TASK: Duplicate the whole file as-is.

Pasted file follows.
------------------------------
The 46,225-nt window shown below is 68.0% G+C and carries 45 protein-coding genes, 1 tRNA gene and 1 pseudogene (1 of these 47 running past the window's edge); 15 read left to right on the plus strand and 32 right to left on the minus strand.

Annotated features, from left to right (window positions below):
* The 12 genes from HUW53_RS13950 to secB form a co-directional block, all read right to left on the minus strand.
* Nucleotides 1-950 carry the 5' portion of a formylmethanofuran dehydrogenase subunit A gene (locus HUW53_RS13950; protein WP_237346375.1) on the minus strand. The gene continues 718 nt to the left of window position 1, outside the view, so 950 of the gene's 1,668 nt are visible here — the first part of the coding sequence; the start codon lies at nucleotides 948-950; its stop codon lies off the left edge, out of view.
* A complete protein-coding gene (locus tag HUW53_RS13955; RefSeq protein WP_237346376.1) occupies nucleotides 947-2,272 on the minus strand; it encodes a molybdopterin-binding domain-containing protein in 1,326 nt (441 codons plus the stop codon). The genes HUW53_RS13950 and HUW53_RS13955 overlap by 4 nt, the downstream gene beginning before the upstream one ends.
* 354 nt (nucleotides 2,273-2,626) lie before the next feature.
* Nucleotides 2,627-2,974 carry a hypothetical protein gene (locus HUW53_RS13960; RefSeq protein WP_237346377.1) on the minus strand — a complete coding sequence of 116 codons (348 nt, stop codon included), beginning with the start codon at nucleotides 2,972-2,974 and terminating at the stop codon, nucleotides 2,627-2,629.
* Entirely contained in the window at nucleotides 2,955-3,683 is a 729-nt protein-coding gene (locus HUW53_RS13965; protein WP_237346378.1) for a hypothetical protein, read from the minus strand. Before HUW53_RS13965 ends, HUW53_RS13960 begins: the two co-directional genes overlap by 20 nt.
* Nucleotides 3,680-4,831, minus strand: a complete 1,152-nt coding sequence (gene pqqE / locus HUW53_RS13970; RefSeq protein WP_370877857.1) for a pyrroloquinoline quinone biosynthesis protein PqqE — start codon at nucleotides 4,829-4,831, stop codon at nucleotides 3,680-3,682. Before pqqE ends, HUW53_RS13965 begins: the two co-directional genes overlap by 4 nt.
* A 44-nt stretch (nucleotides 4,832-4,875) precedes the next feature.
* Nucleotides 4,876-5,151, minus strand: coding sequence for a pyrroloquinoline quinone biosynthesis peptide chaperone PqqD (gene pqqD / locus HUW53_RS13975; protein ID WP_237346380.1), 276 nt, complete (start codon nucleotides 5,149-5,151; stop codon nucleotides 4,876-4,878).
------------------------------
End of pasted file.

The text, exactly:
The 46,225-nt window shown below is 68.0% G+C and carries 45 protein-coding genes, 1 tRNA gene and 1 pseudogene (1 of these 47 running past the window's edge); 15 read left to right on the plus strand and 32 right to left on the minus strand.

Annotated features, from left to right (window positions below):
* The 12 genes from HUW53_RS13950 to secB form a co-directional block, all read right to left on the minus strand.
* Nucleotides 1-950 carry the 5' portion of a formylmethanofuran dehydrogenase subunit A gene (locus HUW53_RS13950; protein WP_237346375.1) on the minus strand. The gene continues 718 nt to the left of window position 1, outside the view, so 950 of the gene's 1,668 nt are visible here — the first part of the coding sequence; the start codon lies at nucleotides 948-950; its stop codon lies off the left edge, out of view.
* A complete protein-coding gene (locus tag HUW53_RS13955; RefSeq protein WP_237346376.1) occupies nucleotides 947-2,272 on the minus strand; it encodes a molybdopterin-binding domain-containing protein in 1,326 nt (441 codons plus the stop codon). The genes HUW53_RS13950 and HUW53_RS13955 overlap by 4 nt, the downstream gene beginning before the upstream one ends.
* 354 nt (nucleotides 2,273-2,626) lie before the next feature.
* Nucleotides 2,627-2,974 carry a hypothetical protein gene (locus HUW53_RS13960; RefSeq protein WP_237346377.1) on the minus strand — a complete coding sequence of 116 codons (348 nt, stop codon included), beginning with the start codon at nucleotides 2,972-2,974 and terminating at the stop codon, nucleotides 2,627-2,629.
* Entirely contained in the window at nucleotides 2,955-3,683 is a 729-nt protein-coding gene (locus HUW53_RS13965; protein WP_237346378.1) for a hypothetical protein, read from the minus strand. Before HUW53_RS13965 ends, HUW53_RS13960 begins: the two co-directional genes overlap by 20 nt.
* Nucleotides 3,680-4,831, minus strand: a complete 1,152-nt coding sequence (gene pqqE / locus HUW53_RS13970; RefSeq protein WP_370877857.1) for a pyrroloquinoline quinone biosynthesis protein PqqE — start codon at nucleotides 4,829-4,831, stop codon at nucleotides 3,680-3,682. Before pqqE ends, HUW53_RS13965 begins: the two co-directional genes overlap by 4 nt.
* A 44-nt stretch (nucleotides 4,832-4,875) precedes the next feature.
* Nucleotides 4,876-5,151, minus strand: coding sequence for a pyrroloquinoline quinone biosynthesis peptide chaperone PqqD (gene pqqD / locus HUW53_RS13975; protein ID WP_237346380.1), 276 nt, complete (start codon nucleotides 5,149-5,151; stop codon nucleotides 4,876-4,878).